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For this comparison, I set aside raw hardware specs. Processor speed, RAM, and ports certainly matter, but a tablet can have great specs and still be awkward and unpleasant to use. What makes or breaks a tablet is its operating system, which determines whether answering e-mail, watching video, and surfing the Web will be a pleasure or a frustration.

Several tablet operating systems are poised to battle it out. While most tablet OSs come on only one brand of tablet each, Google’s Android 3.0 is the choice of a growing number of manufacturers, some of which add their own custom interface as HTC does with Sense UI and Samsung does with TouchWiz.

For this article I tried the iOS 4.3-based Apple iPad 2, the BlackBerry Tablet OS-based RIM BlackBerry PlayBook, and the Android 3.0-based Acer Iconia Tab A500, Motorola Xoom, and T-Mobile G-Slate. I didn’t have a final version of the WebOS-based HP TouchPad (due out this summer) for unlimited testing, but I was able to spend some time with a preproduction unit.

Home Screen

Advantage: BlackBerry Tablet OS, Android 3.0

You’ll go to your tablet’s home screen again and again, so it’s critical for the screen to look good and work efficiently.

Android 3.0‘s home screens (you get six of them) are very different from the BlackBerry offering, but perfect for people who want detailed control over how their tools are organized and presented. The new home-screen design is cleaner than that of previous Android versions, and it makes moving app icons and widgets across the six screens easy. Widgets are a compelling addition to Android, too: Google and app developers can use them to put regularly refreshed information–such as your calendar, your most recent e-mail messages, or the latest weather–directly on your screen. Tap the widget, and you’ll proceed directly to the related app itself. These shortcuts are finger friendly, but the frequently winking updates could become more clutter than convenience.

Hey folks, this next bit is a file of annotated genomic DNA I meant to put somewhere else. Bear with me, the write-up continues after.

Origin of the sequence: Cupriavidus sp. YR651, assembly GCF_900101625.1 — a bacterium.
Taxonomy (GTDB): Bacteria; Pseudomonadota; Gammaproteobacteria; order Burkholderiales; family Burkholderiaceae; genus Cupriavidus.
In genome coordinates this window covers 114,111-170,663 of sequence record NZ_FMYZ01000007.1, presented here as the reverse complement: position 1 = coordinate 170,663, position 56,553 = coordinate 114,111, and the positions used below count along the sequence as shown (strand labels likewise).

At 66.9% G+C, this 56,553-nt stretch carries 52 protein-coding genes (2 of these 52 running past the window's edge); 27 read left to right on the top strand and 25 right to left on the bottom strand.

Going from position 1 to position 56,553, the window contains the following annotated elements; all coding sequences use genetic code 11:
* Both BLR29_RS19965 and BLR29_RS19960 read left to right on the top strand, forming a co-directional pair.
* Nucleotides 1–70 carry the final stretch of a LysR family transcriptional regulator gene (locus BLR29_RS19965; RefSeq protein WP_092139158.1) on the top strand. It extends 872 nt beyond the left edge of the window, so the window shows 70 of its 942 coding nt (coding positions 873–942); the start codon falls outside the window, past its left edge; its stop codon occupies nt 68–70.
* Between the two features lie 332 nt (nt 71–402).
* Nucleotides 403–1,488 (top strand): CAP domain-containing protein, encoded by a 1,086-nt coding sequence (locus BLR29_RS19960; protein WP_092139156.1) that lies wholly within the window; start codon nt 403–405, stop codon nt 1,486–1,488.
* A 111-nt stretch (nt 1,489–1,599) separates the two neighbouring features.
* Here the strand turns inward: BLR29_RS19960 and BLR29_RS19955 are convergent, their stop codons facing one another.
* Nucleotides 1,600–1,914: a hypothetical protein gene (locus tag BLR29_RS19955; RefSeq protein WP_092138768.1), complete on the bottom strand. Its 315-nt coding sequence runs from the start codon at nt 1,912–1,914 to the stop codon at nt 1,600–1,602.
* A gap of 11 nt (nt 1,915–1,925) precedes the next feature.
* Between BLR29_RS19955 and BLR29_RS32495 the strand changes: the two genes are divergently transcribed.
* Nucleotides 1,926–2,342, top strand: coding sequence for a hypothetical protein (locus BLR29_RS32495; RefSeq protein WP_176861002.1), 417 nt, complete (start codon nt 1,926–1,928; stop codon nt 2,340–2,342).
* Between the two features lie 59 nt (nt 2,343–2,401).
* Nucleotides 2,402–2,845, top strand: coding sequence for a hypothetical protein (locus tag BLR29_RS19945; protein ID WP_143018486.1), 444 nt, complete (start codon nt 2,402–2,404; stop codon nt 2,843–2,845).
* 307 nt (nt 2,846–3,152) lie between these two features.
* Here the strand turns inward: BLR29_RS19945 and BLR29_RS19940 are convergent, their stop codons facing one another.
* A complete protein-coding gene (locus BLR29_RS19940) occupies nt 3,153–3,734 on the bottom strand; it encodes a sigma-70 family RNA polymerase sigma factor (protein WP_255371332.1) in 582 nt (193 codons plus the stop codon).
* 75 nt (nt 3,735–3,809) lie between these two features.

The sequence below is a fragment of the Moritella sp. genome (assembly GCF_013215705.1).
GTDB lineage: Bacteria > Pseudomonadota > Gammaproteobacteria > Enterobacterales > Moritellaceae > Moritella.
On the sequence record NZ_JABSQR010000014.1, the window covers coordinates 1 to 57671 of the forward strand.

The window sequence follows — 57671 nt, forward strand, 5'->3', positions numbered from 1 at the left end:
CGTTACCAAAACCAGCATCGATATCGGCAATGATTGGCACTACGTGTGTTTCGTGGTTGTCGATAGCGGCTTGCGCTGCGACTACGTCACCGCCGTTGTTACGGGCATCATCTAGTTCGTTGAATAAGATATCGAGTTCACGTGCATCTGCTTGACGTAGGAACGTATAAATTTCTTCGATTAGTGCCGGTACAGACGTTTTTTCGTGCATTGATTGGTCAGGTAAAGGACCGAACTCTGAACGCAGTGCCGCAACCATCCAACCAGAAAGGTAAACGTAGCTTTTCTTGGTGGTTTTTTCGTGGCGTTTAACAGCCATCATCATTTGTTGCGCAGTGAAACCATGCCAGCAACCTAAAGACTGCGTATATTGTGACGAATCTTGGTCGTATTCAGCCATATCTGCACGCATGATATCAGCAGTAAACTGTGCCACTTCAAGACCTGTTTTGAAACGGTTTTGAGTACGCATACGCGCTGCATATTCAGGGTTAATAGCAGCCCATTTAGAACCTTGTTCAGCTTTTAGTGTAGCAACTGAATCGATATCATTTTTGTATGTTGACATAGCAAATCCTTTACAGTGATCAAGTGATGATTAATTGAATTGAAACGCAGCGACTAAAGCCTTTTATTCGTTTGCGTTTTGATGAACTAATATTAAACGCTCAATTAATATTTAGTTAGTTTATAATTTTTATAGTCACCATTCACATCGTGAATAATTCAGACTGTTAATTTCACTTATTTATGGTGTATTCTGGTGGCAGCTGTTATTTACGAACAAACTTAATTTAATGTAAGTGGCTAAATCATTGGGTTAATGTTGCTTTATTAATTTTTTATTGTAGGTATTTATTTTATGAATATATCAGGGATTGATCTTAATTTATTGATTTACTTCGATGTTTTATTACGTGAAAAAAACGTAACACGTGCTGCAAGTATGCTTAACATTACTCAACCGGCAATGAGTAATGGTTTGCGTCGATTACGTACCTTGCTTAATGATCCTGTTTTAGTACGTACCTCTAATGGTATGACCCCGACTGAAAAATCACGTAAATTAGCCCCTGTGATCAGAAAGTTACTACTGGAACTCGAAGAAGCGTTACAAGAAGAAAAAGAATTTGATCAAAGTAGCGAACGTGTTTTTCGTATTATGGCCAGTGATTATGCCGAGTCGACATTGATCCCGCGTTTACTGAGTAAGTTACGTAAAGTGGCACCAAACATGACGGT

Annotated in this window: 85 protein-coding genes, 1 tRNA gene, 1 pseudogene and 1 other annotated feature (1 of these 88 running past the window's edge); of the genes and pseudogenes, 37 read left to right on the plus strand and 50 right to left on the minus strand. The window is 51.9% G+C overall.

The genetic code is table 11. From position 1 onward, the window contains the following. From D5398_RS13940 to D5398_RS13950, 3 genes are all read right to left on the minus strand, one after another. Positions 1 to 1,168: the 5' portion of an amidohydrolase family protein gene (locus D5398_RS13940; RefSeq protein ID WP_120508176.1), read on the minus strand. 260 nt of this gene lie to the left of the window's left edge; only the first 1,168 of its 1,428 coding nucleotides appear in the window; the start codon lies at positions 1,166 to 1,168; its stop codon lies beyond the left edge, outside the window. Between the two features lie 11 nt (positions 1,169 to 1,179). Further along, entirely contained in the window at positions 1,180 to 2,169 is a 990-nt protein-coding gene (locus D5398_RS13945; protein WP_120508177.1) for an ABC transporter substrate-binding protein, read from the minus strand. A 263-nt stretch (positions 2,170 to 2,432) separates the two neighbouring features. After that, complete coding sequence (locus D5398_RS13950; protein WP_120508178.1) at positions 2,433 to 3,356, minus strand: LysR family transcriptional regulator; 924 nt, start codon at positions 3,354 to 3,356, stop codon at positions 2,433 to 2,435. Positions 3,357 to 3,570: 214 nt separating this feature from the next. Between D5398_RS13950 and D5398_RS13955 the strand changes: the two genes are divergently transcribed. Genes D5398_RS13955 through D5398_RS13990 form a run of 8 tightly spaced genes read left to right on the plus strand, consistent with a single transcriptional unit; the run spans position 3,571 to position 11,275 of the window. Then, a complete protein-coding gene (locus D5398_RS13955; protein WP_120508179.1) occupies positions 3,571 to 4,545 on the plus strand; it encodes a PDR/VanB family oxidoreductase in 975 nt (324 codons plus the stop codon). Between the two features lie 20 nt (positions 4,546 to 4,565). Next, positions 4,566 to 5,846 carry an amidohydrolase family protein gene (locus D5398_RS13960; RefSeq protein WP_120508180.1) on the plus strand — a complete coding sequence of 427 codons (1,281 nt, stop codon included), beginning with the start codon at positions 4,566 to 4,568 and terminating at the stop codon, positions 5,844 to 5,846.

Oddly, the back button doesn’t behave as you might expect: Nowhere does Android note that using the back button exits an app entirely, but that’s the action it performs. The button for recently accessed apps, often erroneously referred to as the multitasking button, brings up thumbnails of the five apps you’ve used most recently; but even though this is intended as a shortcut, it can make your finger travel more, not less, to return to an app.

The Apple iOS home screen is way behind the competition in many respects. It’s staid and consistent, but not at all dynamic. The bottom area has room for a maximum of six docked apps, while the rest of your apps spread across one of the multiple (up to 11) home screens. App icons are static, and unlike Android 3.0, iOS doesn’t allow for widgets. iOS has no set location for notifications, either; instead, it passes along alerts in intrusive pop-up boxes. Organizing apps on different screens or into folders is tiresome, whether you’re trying to do so on the iPad itself or in the iTunes desktop software. And unlike other mobile OSs, iOS buries oft-used settings under the layers of the settings menu; you’ll find no shortcut here.

Mail

Advantage: Android 3.0